Two-Year Window Provides Ideal Time to Review Estate Plan
Late in 2010, Congress and President Obama passed legislation unifying and increasing estate and gift tax exemptions for the next two years and preventing much higher tax rates that were scheduled to start in 2011. For at least 2011 and 2012, there is a $5 million exemption for estate and gift taxes per individual. For married couples the exemption is $10 million. In years prior to 2010, the gift tax exemption was much lower, which made it difficult to make large gifts to loved ones or charities without paying large amounts of taxes.
The act also raised the generation-skipping transfer tax (GST) exemption to $5 million. On January 1, 2013, that exemption will go back to $1 million. The GST tax usually applies to gifts to grandchildren.
What does all this mean? That this is an excellent time to pare down your estate.
Frank has $7 million in assets. He has title to a vacation home valued at $3 million. In 2011 he decides to gift this home to his daughter.
The first $13,000 falls into the annual gift exclusion. The remaining 2,987,000 will apply to Frank’s lifetime gift tax exemption (which is $5 million). Clearly the gift falls within the lifetime gift exemption. In fact, Frank still has over $2 million left to give tax free or to apply to his estate tax exemption. If Frank gives no other large gifts, that means his estate will only be taxed for $2 million on his remaining $4 million in assets. Frank can also continue to gift $13,000 per year to his daughter that won’t count towards the estate tax exemption.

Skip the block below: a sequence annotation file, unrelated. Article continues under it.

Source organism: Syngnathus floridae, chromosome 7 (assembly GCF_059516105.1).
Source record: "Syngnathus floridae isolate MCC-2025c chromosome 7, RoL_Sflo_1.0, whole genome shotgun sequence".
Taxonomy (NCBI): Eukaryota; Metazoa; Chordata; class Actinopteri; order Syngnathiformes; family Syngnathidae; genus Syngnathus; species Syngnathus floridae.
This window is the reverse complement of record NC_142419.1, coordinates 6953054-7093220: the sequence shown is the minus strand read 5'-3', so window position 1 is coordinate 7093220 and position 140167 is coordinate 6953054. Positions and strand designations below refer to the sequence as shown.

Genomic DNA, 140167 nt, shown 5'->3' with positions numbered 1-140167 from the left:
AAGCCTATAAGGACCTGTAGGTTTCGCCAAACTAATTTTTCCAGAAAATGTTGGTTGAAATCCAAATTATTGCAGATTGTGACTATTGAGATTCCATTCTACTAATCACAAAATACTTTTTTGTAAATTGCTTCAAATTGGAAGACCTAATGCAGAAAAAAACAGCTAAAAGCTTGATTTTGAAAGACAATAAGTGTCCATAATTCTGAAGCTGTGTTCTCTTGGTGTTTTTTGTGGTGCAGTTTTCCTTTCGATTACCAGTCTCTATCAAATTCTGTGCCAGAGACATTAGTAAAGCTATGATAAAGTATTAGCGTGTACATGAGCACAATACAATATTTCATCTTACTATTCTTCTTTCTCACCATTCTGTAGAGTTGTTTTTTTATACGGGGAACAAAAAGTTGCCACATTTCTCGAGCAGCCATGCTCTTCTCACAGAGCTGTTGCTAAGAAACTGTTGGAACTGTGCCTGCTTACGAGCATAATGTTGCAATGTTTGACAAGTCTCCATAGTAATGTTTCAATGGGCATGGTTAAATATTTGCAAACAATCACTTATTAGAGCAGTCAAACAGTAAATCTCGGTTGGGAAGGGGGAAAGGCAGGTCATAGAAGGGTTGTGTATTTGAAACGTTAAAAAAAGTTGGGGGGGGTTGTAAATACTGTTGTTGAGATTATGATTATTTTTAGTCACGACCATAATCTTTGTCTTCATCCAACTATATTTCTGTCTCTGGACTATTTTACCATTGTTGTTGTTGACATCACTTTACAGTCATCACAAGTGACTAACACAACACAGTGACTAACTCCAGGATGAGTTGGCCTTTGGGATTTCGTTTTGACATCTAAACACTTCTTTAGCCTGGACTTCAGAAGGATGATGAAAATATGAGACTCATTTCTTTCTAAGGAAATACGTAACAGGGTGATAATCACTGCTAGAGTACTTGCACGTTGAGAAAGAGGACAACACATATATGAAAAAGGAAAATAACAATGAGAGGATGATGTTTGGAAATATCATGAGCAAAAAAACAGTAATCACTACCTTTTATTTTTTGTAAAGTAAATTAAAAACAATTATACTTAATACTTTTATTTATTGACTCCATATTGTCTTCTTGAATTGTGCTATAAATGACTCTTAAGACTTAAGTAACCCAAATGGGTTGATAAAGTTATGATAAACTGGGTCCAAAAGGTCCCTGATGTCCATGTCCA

Giving the gift now is also beneficial to the child for other reasons. In addition to the exemptions, future appreciation of the gift will not count towards the estate and gift tax, which is why gifting property that is likely to appreciate in value is a good idea for estate tax purposes.
Review Your Estate Plan
If you haven’t revised your estate plan in the last few years, the estate and gift tax exemption is likely now much higher than when you last went to your attorney. It may be in your best interest to change certain things, especially if you have a living trust that tried to take advantage of the maximum possible earlier gift tax exemptions. Only an experienced estate planning attorney can give you advice on giving gifts for estate tax purposes.
Even if the new tax laws don’t apply to you, you can accomplish many things by having a will or trust in place. Speak with an estate planning attorney to review your situation and make sure you have provided as much as you can to your family, friends and important causes.